Well, number one, the fact that we’ve been together for so long, we both understand the rhythms and the structure of film, so there’s less communication. He understands right off the bat where we’re going to go, and I think it’s just the relationship of knowing each other so well.
How did you come to start working together?
I was a young, ambitious sound editor over at Paramount Studios, and I heard that Clint Eastwood was coming to the studio with a movie called Escape From Alcatraz, and I had gotten to know Bub there. He was a film editor on, I believe it was Laverne and Shirley. So we had talked about it, and decided that we wanted to go after it and see if we could work on Eastwood’s project because we had both been a fan of his. We got together and started talking to the film editor and introducing ourselves, and then he in turn gave us a shot and introduced us to Don Siegel, who was directing Alcatraz. Don said, “This is the perfect timing because Clint’s changing sound crews, and I’ll give you a shot on the movie.” So Clint carried us onto the final, and that started a 40-year relationship.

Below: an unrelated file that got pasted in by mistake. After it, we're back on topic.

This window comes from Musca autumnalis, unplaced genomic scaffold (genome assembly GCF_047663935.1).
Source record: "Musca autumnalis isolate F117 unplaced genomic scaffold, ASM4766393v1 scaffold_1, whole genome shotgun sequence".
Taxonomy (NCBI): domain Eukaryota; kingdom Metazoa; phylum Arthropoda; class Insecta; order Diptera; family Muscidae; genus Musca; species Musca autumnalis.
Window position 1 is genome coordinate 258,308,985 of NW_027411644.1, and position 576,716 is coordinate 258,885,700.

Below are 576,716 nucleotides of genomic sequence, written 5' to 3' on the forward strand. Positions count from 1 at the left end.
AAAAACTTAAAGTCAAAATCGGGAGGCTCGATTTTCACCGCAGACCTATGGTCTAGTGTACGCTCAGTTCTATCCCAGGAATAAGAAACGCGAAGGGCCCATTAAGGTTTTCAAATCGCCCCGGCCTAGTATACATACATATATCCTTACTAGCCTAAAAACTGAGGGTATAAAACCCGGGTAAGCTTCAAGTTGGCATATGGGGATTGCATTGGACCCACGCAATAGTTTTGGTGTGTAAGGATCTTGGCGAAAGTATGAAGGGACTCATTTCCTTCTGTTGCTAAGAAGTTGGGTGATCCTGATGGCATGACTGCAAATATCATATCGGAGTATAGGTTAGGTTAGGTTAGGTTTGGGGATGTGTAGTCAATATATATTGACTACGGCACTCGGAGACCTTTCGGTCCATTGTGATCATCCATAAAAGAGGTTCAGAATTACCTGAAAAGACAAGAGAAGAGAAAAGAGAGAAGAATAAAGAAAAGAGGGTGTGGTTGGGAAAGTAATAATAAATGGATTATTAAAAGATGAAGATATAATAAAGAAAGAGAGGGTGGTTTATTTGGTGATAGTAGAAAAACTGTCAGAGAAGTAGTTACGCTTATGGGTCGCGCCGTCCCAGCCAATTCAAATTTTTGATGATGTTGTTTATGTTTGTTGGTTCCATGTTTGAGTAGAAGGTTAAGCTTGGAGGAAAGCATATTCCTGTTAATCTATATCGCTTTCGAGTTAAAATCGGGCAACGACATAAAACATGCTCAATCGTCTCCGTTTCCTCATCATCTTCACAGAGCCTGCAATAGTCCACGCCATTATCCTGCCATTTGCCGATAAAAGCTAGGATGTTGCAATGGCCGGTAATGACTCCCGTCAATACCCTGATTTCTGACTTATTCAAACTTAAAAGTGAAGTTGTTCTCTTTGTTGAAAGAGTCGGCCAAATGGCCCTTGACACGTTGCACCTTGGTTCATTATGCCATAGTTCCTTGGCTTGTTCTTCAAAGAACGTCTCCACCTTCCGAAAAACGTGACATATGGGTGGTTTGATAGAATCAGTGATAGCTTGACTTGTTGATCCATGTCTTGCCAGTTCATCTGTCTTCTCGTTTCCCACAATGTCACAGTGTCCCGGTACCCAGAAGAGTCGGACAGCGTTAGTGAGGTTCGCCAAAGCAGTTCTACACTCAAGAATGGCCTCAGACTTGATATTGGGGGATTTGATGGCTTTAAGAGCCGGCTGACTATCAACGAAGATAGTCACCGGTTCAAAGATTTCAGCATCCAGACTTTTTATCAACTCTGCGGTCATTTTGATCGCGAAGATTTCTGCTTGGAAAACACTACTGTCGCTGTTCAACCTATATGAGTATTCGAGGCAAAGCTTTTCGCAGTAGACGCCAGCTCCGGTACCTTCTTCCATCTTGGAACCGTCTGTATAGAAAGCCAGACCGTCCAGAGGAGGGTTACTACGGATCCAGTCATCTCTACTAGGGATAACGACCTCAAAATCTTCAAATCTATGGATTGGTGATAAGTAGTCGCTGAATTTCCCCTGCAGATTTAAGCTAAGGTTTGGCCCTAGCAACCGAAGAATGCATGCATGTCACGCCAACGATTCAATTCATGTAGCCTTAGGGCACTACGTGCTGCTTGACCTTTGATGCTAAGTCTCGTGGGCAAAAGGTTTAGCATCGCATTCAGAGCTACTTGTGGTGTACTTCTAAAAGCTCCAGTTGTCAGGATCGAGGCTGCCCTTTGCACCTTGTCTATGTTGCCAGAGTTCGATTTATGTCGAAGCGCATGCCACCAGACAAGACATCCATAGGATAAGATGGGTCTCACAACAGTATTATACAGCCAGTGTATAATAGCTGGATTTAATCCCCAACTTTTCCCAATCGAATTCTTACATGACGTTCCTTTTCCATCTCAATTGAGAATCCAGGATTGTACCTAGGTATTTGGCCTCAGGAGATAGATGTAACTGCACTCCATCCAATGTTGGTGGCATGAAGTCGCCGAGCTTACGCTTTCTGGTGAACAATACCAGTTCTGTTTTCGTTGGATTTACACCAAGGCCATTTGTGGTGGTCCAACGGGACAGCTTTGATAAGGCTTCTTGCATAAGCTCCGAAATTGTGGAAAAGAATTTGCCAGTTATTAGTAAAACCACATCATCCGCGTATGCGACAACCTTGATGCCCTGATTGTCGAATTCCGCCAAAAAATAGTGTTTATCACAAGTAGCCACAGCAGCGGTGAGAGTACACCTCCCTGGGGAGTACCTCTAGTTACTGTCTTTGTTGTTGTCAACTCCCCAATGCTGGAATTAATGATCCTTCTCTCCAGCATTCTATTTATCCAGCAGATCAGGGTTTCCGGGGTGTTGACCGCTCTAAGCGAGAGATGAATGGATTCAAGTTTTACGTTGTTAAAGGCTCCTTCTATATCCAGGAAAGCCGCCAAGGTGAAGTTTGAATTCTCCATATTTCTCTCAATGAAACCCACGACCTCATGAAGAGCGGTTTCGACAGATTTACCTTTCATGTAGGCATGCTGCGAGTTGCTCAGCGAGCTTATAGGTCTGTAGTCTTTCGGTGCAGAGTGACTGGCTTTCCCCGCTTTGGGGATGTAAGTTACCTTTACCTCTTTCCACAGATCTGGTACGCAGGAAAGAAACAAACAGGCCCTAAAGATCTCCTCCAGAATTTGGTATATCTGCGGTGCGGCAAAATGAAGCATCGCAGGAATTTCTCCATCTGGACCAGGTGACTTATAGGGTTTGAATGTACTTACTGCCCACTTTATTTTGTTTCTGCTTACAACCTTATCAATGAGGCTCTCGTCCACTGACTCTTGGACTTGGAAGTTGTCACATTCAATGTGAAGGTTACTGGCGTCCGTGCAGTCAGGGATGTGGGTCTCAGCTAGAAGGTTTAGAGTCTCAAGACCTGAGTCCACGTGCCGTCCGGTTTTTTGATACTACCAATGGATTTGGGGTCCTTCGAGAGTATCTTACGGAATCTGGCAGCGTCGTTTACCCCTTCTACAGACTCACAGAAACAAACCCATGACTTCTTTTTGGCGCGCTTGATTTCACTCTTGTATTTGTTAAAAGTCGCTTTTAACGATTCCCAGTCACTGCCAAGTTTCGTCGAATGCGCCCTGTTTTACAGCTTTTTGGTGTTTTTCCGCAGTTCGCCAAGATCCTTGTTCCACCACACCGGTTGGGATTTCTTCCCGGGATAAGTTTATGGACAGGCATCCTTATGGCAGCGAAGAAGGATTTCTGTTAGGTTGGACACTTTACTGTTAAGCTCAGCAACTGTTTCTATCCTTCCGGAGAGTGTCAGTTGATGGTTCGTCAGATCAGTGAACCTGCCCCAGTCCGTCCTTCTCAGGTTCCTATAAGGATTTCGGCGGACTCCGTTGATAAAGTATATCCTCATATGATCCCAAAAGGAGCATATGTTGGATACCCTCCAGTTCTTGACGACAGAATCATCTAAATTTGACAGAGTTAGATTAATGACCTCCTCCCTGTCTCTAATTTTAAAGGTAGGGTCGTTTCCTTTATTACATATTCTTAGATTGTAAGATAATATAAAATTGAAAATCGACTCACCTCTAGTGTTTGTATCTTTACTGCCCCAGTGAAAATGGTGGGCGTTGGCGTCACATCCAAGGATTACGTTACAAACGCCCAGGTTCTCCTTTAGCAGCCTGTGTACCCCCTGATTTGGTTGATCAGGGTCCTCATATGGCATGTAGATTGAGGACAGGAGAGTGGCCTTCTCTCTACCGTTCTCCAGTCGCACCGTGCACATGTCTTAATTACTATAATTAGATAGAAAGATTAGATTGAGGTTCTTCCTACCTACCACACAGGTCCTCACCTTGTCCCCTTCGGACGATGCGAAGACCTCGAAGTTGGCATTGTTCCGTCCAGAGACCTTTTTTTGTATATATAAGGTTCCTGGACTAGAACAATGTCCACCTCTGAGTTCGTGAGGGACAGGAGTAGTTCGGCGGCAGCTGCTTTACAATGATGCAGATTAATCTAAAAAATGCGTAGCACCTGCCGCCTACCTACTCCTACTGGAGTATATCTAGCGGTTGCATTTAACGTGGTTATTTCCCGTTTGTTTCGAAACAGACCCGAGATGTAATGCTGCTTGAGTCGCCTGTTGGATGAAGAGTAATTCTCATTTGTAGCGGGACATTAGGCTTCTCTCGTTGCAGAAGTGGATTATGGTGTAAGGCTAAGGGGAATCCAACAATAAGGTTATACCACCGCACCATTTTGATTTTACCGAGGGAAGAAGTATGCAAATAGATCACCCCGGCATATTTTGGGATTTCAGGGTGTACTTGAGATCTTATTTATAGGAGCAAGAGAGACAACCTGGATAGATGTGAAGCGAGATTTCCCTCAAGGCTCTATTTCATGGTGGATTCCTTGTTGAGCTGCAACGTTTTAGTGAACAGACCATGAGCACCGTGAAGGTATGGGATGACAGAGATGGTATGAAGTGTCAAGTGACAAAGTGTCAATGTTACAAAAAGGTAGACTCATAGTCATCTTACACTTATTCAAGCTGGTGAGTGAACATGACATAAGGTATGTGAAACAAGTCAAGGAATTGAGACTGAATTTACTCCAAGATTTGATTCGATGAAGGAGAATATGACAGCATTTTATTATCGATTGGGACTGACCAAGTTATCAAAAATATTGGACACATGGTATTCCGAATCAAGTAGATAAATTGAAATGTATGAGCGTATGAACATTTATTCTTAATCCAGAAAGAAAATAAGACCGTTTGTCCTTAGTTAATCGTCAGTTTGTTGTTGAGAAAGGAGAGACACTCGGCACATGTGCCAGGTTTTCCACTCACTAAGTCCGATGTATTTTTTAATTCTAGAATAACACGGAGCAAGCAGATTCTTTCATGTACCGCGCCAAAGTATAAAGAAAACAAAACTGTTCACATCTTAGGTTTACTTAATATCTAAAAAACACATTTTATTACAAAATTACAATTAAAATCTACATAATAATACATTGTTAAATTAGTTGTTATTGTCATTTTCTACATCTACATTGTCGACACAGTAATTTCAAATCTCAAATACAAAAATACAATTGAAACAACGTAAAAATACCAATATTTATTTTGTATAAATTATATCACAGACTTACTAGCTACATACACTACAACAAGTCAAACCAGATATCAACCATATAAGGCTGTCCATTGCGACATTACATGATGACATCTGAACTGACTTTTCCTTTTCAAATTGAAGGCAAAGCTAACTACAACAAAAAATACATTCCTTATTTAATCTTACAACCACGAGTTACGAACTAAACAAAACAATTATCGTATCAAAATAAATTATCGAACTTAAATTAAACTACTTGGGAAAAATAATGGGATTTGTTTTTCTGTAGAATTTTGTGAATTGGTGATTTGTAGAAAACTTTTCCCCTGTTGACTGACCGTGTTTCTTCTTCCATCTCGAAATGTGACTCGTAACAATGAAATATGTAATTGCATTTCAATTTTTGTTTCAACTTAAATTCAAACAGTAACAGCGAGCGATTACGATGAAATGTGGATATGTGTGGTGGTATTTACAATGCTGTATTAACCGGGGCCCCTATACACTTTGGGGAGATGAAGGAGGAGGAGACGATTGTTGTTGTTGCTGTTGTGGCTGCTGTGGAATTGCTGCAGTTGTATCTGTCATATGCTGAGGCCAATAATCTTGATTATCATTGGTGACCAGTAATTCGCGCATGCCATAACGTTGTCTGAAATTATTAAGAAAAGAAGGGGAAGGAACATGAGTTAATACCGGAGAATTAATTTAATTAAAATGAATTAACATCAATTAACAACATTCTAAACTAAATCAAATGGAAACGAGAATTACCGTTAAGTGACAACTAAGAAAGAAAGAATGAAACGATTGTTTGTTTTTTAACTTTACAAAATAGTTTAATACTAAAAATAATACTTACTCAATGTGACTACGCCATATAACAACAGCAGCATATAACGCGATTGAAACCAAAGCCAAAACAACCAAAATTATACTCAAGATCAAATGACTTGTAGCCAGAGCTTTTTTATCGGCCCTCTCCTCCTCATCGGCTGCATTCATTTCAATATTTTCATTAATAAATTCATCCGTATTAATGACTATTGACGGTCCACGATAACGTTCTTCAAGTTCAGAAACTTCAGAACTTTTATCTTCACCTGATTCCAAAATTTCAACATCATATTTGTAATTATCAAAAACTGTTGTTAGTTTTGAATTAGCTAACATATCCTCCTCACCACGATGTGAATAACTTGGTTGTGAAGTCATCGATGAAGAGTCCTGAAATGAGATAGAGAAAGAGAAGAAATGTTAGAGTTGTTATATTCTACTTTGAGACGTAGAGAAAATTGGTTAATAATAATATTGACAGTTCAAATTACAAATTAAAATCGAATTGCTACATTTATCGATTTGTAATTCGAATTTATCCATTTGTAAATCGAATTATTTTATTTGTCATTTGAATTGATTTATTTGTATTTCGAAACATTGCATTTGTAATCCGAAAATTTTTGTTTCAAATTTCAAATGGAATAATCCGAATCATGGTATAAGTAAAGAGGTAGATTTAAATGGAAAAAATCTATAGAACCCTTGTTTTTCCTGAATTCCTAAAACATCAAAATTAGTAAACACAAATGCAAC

It takes a certain temperament to work that hard behind the scenes and not necessarily get recognition–what do you love about your job?